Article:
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Standard of living

Could a guaranteed annual income work in N.L.?

By Amy Jones

Yaffle.ca is Memorial’s online connecting tool.

One of its most significant jobs is to provide a way for people outside Memorial to ask for research help. With hundreds of community-suggested opportunities to choose from, your next project is just a click away. Here’s one:

The opportunity

Guaranteed annual income has been considered in Canada since the 1970s when it was tried as a pilot project in Manitoba.

At a basic level, guaranteed annual income refers to various income redistribution policies to guarantee a basic income to all citizens. A popular model works like a refundable tax credit. If an individual has no income from any source, they would receive a basic entitlement.

As their earned income increases, their benefit is reduced, but by a smaller margin than their added earned income. As a result, low-income earners benefit more from working and receiving partial benefits than they would if they didn’t work and relied solely on income assistance.

“Could a guaranteed annual income eliminate some of those disincentives and help people transition to work?” — Rob McLennan

The potential costs and benefits of these policies have been debated by economists and welfare theorists across the political spectrum. Advocates argue, however, that more research into the possibility of a guaranteed annual income (GAI) in Newfoundland and Labrador is needed.

“I know that people living in poverty or who are unemployed are generally looking to improve their lives; however, there are disincentives inherent in our current system that do not help or motivate people to enter or return to the workforce,” said Rob McLennan, director, employment services, Stella’s Circle.

Rob McLennan
Rob McLennan is director of employment services with Stella’s Circle in St. John’s.
Photo: Submitted

“Could a guaranteed annual income eliminate some of those disincentives and help people transition to work? Could it help decrease the stigma surrounding poverty or help reduce intergenerational poverty? We need to look at how we are helping people overcome barriers for long-term change, rather than unintentionally maintaining a poverty trap.”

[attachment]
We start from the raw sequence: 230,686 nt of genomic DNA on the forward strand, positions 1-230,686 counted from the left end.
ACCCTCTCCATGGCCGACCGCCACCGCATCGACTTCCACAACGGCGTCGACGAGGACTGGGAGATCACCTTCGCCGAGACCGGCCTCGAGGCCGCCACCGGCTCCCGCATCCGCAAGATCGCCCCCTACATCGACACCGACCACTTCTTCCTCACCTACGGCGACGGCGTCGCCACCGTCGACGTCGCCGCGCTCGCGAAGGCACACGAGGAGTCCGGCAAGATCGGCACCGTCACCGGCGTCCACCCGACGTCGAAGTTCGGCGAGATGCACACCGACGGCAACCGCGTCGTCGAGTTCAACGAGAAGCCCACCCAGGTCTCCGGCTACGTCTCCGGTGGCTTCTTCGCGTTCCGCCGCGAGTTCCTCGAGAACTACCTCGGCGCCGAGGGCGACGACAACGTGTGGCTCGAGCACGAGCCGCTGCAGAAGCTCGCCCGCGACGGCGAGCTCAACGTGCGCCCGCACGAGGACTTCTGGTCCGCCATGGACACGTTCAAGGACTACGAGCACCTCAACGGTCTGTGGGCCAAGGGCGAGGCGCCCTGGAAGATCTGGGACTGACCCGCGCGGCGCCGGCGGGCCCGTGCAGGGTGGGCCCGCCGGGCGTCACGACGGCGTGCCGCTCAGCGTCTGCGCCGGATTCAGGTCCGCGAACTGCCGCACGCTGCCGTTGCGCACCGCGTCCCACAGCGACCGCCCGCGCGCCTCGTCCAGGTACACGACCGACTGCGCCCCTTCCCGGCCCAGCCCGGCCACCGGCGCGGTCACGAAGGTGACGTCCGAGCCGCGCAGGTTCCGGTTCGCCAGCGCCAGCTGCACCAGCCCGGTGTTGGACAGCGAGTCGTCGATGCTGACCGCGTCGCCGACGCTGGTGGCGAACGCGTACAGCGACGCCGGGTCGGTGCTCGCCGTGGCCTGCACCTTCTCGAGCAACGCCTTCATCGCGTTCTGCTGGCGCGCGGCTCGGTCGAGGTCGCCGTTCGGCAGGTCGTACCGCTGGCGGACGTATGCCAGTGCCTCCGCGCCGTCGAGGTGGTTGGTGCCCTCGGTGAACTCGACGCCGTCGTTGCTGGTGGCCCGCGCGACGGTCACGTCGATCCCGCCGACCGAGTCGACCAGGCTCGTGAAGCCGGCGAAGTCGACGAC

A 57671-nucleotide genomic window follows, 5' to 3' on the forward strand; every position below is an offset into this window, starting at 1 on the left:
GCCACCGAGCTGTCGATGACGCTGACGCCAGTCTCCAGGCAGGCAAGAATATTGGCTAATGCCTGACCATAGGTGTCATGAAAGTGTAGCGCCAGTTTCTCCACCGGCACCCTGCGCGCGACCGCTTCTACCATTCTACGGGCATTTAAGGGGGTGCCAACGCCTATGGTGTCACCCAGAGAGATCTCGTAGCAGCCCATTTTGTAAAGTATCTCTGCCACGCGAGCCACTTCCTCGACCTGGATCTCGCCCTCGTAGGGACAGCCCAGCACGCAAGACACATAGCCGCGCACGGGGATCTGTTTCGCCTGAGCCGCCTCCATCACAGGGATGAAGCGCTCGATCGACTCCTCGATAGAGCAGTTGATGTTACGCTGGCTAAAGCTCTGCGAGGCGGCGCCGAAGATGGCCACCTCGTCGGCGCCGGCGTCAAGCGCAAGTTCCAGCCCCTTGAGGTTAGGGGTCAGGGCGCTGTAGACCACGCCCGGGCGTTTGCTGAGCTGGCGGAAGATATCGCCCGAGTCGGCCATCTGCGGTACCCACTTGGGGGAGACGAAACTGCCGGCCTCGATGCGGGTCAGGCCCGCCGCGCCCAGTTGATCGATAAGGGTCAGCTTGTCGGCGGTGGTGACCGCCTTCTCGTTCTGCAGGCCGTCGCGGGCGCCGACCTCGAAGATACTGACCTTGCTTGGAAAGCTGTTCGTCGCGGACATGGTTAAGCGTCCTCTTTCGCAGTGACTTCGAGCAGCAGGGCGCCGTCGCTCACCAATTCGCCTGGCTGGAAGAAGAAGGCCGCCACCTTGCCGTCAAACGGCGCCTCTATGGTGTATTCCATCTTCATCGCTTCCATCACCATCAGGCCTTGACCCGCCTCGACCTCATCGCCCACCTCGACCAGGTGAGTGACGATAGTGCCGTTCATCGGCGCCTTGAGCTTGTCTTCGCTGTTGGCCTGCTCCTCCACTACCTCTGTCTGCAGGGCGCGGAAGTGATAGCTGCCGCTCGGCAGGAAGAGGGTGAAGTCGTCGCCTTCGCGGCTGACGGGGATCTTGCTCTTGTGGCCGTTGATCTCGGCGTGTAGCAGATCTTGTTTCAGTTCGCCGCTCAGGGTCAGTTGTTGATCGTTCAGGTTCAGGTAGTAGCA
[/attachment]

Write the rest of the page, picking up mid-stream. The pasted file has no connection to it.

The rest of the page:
The project

Determining the feasibility of a GAI in Newfoundland and Labrador, and examining what type might work best in the province, could provide insight into this issue.

This research could study both the potential positive and negative effects of a GAI, including lessons learned from experiments in other jurisdictions. For example, the Manitoba town of Dauphin implemented a GAI program for four years in the 1970s that resulted in higher high school graduation rates and improved health.

“Creating a guaranteed annual income for all citizens could be an innovative way to put into action the notion we don’t want people in the province to fall behind a certain standard of living.” — Rob McLennan

The research could also explore the potential costs and compare them to the costs of the current income assistance system. An analysis may reveal that a GAI would come at an increased cost; however, it could also show cost savings in the form of streamlining the current system, increasing employment rates or decreasing dependence on assistance.

“Creating a guaranteed annual income for all citizens could be an innovative way to put into action the notion we don’t want people in the province to fall behind a certain standard of living,” said Mr. McLennan.

“Research on this topic could possibly include a qualitative component that incorporates perspectives of people from various age groups, as well as educational and employment backgrounds, to see how a guaranteed annual income could impact their lives.”

Find out more about this project here.

The Harris Centre’s co-ordinator of knowledge mobilization can also tell you more. Email Amy Jones or call her at 709-864-6115.


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